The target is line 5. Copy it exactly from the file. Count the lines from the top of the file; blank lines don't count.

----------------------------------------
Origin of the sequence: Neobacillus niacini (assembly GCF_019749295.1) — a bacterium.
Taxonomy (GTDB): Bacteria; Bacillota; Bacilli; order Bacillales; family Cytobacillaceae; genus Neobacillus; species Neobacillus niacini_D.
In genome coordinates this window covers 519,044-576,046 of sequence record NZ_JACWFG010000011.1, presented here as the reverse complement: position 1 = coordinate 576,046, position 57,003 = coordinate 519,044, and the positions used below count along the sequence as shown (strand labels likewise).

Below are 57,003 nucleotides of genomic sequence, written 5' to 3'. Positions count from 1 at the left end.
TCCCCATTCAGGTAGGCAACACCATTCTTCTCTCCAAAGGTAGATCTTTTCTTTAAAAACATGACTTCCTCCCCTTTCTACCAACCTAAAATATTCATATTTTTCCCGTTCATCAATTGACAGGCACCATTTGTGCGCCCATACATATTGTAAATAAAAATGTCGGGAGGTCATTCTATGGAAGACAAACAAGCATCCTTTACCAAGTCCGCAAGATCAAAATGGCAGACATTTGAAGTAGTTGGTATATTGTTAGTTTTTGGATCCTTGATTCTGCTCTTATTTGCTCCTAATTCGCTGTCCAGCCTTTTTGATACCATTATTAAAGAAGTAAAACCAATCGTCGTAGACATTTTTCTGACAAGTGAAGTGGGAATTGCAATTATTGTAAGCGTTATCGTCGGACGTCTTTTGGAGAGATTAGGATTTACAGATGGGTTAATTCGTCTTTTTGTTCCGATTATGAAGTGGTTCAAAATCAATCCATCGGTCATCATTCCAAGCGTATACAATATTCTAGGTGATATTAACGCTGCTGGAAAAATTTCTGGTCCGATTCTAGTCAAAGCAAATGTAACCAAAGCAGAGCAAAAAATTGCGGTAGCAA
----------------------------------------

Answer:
TCCCCATTCAGGTAGGCAACACCATTCTTCTCTCCAAAGGTAGATCTTTTCTTTAAAAACATGACTTCCTCCCCTTTCTACCAACCTAAAATATTCATATTTTTCCCGTTCATCAATTGACAGGCACCATTTGTGCGCCCATACATATTGTAAATAAAAATGTCGGGAGGTCATTCTATGGAAGACAAACAAGCATCCTTTACCAAGTCCGCAAGATCAAAATGGCAGACATTTGAAGTAGTTGGTATATTGTTAGTTTTTGGATCCTTGATTCTGCTCTTATTTGCTCCTAATTCGCTGTCCAGCCTTTTTGATACCATTATTAAAGAAGTAAAACCAATCGTCGTAGACATTTTTCTGACAAGTGAAGTGGGAATTGCAATTATTGTAAGCGTTATCGTCGGACGTCTTTTGGAGAGATTAGGATTTACAGATGGGTTAATTCGTCTTTTTGTTCCGATTATGAAGTGGTTCAAAATCAATCCATCGGTCATCATTCCAAGCGTATACAATATTCTAGGTGATATTAACGCTGCTGGAAAAATTTCTGGTCCGATTCTAGTCAAAGCAAATGTAACCAAAGCAGAGCAAAAAATTGCGGTAGCAA